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Why is Plaid changing to use OAuth for some institutions – Chase, Capital one….?

Posted By on August 2nd, 2022
Why Is Plaid Changing To Use OAuth For Some Institutions – Chase, Capital One….?

Plaid provides a single interface to connect to most banks. In the past, when someone used Plaid to connect to their bank, they had to give Plaid their bank user name and password. While I’m sure that Plaid was careful with these credentials, there’s just more peace of mind when you only give your bank’s credentials to your bank.

Plaid’s OAuth flow allows Plaid to get your permission to access certain financial data from your account without having to know your credentials.

How does the Plaid OAuth flow work?

First, let’s review how Plaid connects with a bank in the non-OAuth flow:

Non-OAuth flow
Plaid Non-OAuth Flow

The Client App invokes Plaid Link, where the user provides their bank credentials to Plaid. Plaid uses the credentials to access the user’s bank information whenever they need to access the user’s financial data.

OAuth Flow

Plaid gets a bank access token that it uses to access the user’s bank information from the bank’s REST servers. Plaid makes API calls (i.e. GET /account_info) to get the information your app wants.

Plaid OAuth Flow

How does Plaid get the bank access token? Through OAuth.

Instead of asking the user to give their bank credentials to a Plaid dialog, your app:

  1. Redirects the user to their bank’s website
  2. The user enters his credentials
  3. The bank asks the user for permission to allow Plaid to access his financial data
  4. The bank gives Plaid an access token

In the future, when Plaid needs to talk to your customer’s bank, it directly communicates with the bank’s REST endpoints, using the OAuth access token as proof that the user has given Plaid permission to access the data.

What changes do developers have to make to their app to support OAuth?

This has two answers.

  1. Nothing.If you don’t update your app to optimally support the OAuth flow, Plaid still “kind-of” supports the OAuth flow. When a user connects to an external bank that supports the OAuth flow with Plaid, Plaid will pop up in a browser window to sign into the external bank’s website.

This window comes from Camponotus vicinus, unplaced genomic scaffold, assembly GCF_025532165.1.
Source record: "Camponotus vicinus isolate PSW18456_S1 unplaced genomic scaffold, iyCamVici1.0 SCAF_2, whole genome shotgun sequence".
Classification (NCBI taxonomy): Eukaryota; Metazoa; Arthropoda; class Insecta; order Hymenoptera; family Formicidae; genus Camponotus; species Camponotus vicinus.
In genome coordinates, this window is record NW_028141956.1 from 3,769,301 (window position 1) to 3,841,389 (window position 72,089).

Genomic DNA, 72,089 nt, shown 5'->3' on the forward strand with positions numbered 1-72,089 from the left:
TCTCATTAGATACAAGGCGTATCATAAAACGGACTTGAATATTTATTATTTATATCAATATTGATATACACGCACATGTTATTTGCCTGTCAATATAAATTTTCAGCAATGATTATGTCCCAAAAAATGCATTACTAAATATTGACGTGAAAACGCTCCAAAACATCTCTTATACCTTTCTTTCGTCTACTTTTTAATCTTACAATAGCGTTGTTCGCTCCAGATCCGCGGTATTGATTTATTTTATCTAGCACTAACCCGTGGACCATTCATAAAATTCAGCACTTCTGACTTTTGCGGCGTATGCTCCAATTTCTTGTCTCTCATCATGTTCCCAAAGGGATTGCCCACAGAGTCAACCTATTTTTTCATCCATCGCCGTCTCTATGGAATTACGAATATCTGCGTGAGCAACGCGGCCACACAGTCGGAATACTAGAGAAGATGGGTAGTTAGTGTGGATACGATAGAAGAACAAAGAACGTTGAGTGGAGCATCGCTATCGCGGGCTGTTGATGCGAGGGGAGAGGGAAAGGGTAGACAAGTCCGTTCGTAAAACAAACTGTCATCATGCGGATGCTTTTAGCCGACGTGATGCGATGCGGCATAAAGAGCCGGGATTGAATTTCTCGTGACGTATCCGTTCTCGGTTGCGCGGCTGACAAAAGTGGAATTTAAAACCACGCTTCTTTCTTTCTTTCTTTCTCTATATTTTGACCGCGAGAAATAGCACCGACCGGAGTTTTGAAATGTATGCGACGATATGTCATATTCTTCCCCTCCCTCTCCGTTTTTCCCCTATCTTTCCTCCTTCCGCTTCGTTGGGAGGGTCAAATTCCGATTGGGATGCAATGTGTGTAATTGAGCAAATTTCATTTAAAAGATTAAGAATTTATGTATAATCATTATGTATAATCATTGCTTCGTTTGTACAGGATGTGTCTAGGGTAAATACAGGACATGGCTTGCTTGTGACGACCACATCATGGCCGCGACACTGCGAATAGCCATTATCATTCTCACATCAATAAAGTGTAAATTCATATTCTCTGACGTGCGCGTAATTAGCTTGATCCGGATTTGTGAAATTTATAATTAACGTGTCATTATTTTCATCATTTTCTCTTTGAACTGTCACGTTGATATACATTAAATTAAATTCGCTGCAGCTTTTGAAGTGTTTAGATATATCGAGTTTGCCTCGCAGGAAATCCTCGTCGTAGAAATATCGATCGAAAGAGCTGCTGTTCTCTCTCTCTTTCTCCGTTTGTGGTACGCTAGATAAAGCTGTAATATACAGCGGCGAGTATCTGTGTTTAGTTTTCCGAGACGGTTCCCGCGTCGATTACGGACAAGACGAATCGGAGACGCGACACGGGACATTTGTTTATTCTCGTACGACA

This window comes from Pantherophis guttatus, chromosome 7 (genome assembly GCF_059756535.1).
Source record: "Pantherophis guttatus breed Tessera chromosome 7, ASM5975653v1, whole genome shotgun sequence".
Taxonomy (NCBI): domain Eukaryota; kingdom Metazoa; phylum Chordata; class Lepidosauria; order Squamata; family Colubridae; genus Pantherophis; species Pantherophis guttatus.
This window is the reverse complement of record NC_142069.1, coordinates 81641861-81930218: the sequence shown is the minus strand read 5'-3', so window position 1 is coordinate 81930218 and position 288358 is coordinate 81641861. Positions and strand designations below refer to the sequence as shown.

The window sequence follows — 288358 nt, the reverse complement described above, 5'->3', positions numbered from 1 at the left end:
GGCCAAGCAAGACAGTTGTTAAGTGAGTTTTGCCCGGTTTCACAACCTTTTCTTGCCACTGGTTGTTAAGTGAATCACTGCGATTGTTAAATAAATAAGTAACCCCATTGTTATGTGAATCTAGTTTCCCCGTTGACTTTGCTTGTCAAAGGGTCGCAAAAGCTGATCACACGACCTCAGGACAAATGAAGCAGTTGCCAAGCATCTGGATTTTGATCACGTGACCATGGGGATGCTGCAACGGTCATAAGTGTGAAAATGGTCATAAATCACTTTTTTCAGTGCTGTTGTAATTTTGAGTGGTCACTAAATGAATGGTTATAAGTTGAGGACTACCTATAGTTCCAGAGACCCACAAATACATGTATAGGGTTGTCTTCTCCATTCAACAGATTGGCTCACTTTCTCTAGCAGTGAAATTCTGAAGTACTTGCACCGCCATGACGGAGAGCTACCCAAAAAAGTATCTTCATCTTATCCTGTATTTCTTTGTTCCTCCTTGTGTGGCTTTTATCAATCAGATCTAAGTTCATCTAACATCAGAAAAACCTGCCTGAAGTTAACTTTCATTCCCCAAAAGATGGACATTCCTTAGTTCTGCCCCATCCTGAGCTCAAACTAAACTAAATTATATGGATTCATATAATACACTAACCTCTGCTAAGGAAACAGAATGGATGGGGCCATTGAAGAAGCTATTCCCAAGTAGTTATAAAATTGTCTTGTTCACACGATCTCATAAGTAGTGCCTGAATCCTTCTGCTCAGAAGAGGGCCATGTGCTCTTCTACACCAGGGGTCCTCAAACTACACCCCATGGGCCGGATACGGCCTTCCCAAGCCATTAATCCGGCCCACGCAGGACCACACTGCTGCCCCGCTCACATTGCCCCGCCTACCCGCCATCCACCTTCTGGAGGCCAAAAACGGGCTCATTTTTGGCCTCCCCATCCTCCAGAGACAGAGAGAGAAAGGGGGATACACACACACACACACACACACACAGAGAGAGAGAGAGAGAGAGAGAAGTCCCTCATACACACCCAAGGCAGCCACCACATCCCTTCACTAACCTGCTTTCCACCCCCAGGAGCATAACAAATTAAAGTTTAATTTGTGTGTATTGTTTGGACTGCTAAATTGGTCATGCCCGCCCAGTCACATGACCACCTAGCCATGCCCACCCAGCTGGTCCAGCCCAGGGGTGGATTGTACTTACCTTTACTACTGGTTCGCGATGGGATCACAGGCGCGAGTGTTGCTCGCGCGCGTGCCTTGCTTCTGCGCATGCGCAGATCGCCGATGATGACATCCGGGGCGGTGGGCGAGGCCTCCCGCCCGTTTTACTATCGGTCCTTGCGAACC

Note: This pop-up flow works pretty well on a desktop. However, there are some problems with a mobile device:

    • Sometimes this flow just won’t work on mobile devices
    • Even when it does work on mobile devices, users are less likely to complete this flow on mobile devices when it uses a pop-up window
    • Can’t jump to the bank’s native app to take advantage of signing in with face ID, fingerprint, etc.
  2. Implement redirection to bank’s website.
    To get around the above problems on mobile devices, you must implement the redirect flow for OAuth.

    • Give Plaid Link a “Redirect URI”, which is a URL that’s part of your website for Plaid to send your users back to after they’ve finished the OAuth flow.
      • Specify the redirect URI when you create the Link token.
        • You must notify Plaid in your developer dashboard ( of the URL before Plaid will allow its use
      • The presence of a redirect URI in the Link token determines whether the Link uses the pop-up flow or redirect flow when connecting to a bank that supports the OAuth flow.
    • Finish up the Link process after Plaid sends the user back to the redirect URI:
      • Reinitialize Plaid Link
        • You must use the same Link token as the original invocation of Link
        • You must pass the received redirect URI. This is so that Plaid can get the one-time password that Plaid provides when Plaid redirects the user back to the redirection URI (the password is in the URL’s query params).
      • Plaid then finishes up the link process and gives you the public token that you then use to get the access token.

Note: One potential gotcha with the redirect flow is that it likely will not work if your app displays the Plaid Link UI in an iFrame.

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